• Asia accounts for most of our exchange rate headwind this year. The good news is that demand trends remain stable in the rest of Asia and we forecast growth rates to remain at the high end of our current global REVPAR outlook range of 5% to 6%.


  • In China, REVPAR growth continues to track well below the expectations we had at the start of the year.
  • We are reorienting our efforts to generate new sources of revenue from the private sector and consumer-oriented companies, which should benefit from the shift to consumption that the government seeks to drive. This is easier in the South and the East which have more diversified economies and higher per capita incomes, less so in the North and the West.
  • As we enter the second half, we begin to lap the slowdown in China last year.  As such, we expect REVPAR growth will pick up a bit to the 2% to 4% range.


  • Our vacation ownership business continues to perform very well. As you know, our priority here is to invest selectively with a focus on ROI, rather than earnings growth. 
  • Tours were up, close rates remain stable and price realization improved
  • Our loan portfolio continues to get better, with defaults at post-crisis lows. We will most likely complete our annual securitization of receivables in the fall. 
  • We still have 2 to 3 years of inventory at the current sales pace; we're selectively adding in Orlando, Palm Springs, and converting our resort in St. John entirely to timeshare over the next few years.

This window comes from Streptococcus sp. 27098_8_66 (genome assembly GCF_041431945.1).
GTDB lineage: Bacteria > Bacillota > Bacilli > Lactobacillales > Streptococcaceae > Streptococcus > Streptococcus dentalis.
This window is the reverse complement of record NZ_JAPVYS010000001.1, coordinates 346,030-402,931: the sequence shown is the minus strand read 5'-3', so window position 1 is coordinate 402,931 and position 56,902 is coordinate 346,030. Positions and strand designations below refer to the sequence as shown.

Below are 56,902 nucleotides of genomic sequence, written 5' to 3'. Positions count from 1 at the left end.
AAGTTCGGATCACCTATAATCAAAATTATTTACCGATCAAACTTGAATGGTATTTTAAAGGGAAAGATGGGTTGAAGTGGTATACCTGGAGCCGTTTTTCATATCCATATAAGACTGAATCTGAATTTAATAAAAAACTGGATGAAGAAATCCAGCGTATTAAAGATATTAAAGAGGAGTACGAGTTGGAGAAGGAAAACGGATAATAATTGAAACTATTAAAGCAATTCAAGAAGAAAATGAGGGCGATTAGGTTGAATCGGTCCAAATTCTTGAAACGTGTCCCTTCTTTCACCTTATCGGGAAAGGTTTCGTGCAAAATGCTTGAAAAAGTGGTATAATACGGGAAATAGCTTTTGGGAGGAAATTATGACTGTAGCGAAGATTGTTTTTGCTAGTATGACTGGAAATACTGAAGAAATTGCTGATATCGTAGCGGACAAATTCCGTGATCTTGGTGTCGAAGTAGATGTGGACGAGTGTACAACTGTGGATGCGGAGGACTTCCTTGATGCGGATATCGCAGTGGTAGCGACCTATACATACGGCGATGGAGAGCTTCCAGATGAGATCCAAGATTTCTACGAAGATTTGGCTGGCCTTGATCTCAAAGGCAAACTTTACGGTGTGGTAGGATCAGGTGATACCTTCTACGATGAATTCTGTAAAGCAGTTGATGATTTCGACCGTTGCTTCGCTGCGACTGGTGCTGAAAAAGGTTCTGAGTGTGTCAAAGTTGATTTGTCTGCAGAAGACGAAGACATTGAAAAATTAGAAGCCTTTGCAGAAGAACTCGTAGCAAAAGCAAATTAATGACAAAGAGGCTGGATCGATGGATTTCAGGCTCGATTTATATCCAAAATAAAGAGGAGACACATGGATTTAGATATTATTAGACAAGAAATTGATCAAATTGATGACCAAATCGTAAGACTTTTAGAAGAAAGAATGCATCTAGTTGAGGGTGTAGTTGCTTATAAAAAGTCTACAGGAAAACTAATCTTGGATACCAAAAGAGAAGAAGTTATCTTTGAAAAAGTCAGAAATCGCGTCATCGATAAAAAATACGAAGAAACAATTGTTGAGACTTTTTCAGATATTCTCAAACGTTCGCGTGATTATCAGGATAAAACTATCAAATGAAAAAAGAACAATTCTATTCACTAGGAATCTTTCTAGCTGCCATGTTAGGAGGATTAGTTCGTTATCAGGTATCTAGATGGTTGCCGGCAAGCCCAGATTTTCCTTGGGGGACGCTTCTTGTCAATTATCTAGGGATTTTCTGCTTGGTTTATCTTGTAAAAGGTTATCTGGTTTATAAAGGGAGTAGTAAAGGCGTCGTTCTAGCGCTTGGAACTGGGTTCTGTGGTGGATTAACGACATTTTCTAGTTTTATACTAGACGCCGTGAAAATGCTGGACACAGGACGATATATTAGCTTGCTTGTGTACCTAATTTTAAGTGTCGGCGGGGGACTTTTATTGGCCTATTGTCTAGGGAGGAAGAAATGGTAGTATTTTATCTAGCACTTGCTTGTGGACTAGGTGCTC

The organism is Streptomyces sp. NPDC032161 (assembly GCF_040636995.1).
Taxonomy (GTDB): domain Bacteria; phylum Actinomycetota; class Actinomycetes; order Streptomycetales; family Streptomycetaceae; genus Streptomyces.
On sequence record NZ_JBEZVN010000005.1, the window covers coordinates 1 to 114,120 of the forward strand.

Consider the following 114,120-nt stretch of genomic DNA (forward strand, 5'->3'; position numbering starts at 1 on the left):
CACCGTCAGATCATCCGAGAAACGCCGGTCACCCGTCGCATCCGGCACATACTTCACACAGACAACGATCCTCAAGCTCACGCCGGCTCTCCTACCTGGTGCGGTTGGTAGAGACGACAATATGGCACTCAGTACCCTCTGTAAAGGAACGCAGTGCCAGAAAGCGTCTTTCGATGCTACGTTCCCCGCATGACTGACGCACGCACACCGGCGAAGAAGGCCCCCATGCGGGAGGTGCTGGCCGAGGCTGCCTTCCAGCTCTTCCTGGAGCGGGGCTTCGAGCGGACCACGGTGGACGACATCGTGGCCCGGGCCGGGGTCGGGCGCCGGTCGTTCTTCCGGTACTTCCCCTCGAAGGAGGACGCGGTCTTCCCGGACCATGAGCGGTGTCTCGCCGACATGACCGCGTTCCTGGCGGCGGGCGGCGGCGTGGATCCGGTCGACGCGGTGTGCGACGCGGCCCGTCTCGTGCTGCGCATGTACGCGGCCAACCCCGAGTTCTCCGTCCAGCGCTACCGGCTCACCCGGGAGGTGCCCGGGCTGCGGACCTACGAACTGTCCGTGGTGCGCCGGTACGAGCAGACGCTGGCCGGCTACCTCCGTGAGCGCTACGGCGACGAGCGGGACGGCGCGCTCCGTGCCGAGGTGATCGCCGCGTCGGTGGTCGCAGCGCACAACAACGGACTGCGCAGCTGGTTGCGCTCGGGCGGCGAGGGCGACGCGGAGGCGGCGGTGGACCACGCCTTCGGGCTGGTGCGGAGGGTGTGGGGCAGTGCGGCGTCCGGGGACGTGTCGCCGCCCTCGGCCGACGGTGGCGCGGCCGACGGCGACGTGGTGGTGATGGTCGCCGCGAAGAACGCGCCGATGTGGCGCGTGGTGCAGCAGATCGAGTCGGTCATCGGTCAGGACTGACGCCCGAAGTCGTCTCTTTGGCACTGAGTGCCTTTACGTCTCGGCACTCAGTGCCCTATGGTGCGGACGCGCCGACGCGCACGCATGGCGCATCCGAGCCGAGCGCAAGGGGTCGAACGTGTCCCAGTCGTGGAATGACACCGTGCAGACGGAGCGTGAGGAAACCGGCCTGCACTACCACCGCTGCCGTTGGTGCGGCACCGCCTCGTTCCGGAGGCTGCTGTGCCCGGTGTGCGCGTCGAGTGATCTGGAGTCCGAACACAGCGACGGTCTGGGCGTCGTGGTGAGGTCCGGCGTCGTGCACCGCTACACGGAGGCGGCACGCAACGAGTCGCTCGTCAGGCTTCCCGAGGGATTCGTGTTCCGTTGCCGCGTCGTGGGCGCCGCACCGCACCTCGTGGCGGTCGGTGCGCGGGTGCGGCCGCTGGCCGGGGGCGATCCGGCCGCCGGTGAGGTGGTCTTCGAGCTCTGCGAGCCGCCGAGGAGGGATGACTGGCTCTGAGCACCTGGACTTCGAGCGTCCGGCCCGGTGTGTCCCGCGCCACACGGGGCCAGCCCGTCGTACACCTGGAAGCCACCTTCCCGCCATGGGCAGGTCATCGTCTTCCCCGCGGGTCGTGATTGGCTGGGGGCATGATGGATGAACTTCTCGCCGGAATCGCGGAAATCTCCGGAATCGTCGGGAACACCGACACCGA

• Cash generation remains a priority for this business. We expect to deliver $200 million this year.
  • We're raising our full year forecast for SVO profits.  You should know that fourth quarter reported profits will be lower than last year, negatively impacted by GAAP deferral dynamics as well as some renovation activities at the St. John resort.
  • At the end of the quarter, we only had 22 condos left to sell or close. We have been raising prices and recent square footage rates have exceeded $1,500. Unfortunately, this gift will stop giving by the end of the year since we will be sold out. We are raising Bal Harbour profit expectations by $20 million to $110 million, and cash flow to at least $175 million


  • We're on our way to getting to a level where 80% of our profits will come from our fee business. Since 2000, as a part of getting there, we've sold 124 hotels, generated about $8.3 billion from those sales. We set a target of getting to that 80% by 2016. We think we can do this and we'll be selling approximately $3 billion worth of hotel assets as part of that process.
  • Selling $3 billion is probably about 60% to 65% of the value of our owned real estate. Somewhere, in that range would be our guess.


  • We expect that through the growth of our fee business, as we continue to expand our footprint and expand share, the performance of our owned hotel portfolio and cash that we'll be able to generate from our vacation ownership business, we'll be able to generate approximately $2 billion in cash. Add to that additional balance sheet capacity as we grow our EBITDA, it could be in the area of $3 billion that we will use to either redeploy within the business to grow it further or return to shareholders. And that doesn't take into account some cash that we could generate from the asset sales.
  • We will also discuss moving to a quarterly dividend starting in 2014. Stock buybacks remain a priority. 
  • I think we've made it very clear, we have no aspirations to being anything other than a triple B. Clearly, our ratio, as you said, are well below those levels. There were reasons why we couldn't be buyers in the second quarter. And those reasons are not relevant anymore, there are no constraints on our ability to buy and clearly there are no constraints in terms of our leverage and our ability to buy.